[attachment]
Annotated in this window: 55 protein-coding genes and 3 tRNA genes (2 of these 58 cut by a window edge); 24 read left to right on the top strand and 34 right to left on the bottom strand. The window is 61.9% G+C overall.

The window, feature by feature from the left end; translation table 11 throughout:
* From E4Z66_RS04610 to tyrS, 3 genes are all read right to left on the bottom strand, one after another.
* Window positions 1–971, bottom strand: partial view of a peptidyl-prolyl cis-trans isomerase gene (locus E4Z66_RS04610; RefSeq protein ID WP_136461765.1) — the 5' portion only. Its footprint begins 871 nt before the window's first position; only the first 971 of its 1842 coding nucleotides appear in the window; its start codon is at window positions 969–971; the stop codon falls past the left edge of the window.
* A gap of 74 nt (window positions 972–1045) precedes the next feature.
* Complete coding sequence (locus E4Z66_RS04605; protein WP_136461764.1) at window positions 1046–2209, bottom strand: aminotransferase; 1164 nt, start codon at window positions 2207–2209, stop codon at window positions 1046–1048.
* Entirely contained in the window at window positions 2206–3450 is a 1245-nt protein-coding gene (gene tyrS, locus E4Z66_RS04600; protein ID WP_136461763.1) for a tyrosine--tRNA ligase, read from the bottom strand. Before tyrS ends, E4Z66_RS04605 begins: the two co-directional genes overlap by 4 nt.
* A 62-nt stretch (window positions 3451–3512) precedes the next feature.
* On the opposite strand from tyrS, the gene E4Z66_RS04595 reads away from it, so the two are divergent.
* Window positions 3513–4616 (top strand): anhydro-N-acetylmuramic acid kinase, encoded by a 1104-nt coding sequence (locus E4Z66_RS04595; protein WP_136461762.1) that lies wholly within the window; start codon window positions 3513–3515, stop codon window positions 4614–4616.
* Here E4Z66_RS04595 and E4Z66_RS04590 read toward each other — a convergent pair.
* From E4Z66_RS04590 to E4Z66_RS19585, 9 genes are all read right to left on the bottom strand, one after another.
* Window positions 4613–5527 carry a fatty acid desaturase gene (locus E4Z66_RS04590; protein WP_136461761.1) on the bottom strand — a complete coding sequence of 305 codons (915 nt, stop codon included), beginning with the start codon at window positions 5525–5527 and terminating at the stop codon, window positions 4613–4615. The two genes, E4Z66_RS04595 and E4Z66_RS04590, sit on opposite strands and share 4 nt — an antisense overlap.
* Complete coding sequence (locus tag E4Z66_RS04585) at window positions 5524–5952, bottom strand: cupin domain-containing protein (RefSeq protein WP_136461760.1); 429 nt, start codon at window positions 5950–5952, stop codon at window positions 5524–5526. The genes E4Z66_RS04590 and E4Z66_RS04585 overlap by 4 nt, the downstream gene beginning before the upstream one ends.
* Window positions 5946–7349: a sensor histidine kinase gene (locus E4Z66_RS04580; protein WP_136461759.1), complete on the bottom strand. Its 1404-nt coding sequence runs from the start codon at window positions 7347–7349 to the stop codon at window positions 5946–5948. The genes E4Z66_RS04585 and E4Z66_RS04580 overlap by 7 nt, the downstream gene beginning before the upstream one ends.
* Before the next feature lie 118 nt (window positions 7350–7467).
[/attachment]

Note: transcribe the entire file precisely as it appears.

Annotated in this window: 55 protein-coding genes and 3 tRNA genes (2 of these 58 cut by a window edge); 24 read left to right on the top strand and 34 right to left on the bottom strand. The window is 61.9% G+C overall.

The window, feature by feature from the left end; translation table 11 throughout:
* From E4Z66_RS04610 to tyrS, 3 genes are all read right to left on the bottom strand, one after another.
* Window positions 1–971, bottom strand: partial view of a peptidyl-prolyl cis-trans isomerase gene (locus E4Z66_RS04610; RefSeq protein ID WP_136461765.1) — the 5' portion only. Its footprint begins 871 nt before the window's first position; only the first 971 of its 1842 coding nucleotides appear in the window; its start codon is at window positions 969–971; the stop codon falls past the left edge of the window.
* A gap of 74 nt (window positions 972–1045) precedes the next feature.
* Complete coding sequence (locus E4Z66_RS04605; protein WP_136461764.1) at window positions 1046–2209, bottom strand: aminotransferase; 1164 nt, start codon at window positions 2207–2209, stop codon at window positions 1046–1048.
* Entirely contained in the window at window positions 2206–3450 is a 1245-nt protein-coding gene (gene tyrS, locus E4Z66_RS04600; protein ID WP_136461763.1) for a tyrosine--tRNA ligase, read from the bottom strand. Before tyrS ends, E4Z66_RS04605 begins: the two co-directional genes overlap by 4 nt.
* A 62-nt stretch (window positions 3451–3512) precedes the next feature.
* On the opposite strand from tyrS, the gene E4Z66_RS04595 reads away from it, so the two are divergent.
* Window positions 3513–4616 (top strand): anhydro-N-acetylmuramic acid kinase, encoded by a 1104-nt coding sequence (locus E4Z66_RS04595; protein WP_136461762.1) that lies wholly within the window; start codon window positions 3513–3515, stop codon window positions 4614–4616.
* Here E4Z66_RS04595 and E4Z66_RS04590 read toward each other — a convergent pair.
* From E4Z66_RS04590 to E4Z66_RS19585, 9 genes are all read right to left on the bottom strand, one after another.
* Window positions 4613–5527 carry a fatty acid desaturase gene (locus E4Z66_RS04590; protein WP_136461761.1) on the bottom strand — a complete coding sequence of 305 codons (915 nt, stop codon included), beginning with the start codon at window positions 5525–5527 and terminating at the stop codon, window positions 4613–4615. The two genes, E4Z66_RS04595 and E4Z66_RS04590, sit on opposite strands and share 4 nt — an antisense overlap.
* Complete coding sequence (locus tag E4Z66_RS04585) at window positions 5524–5952, bottom strand: cupin domain-containing protein (RefSeq protein WP_136461760.1); 429 nt, start codon at window positions 5950–5952, stop codon at window positions 5524–5526. The genes E4Z66_RS04590 and E4Z66_RS04585 overlap by 4 nt, the downstream gene beginning before the upstream one ends.
* Window positions 5946–7349: a sensor histidine kinase gene (locus E4Z66_RS04580; protein WP_136461759.1), complete on the bottom strand. Its 1404-nt coding sequence runs from the start codon at window positions 7347–7349 to the stop codon at window positions 5946–5948. The genes E4Z66_RS04585 and E4Z66_RS04580 overlap by 7 nt, the downstream gene beginning before the upstream one ends.
* Before the next feature lie 118 nt (window positions 7350–7467).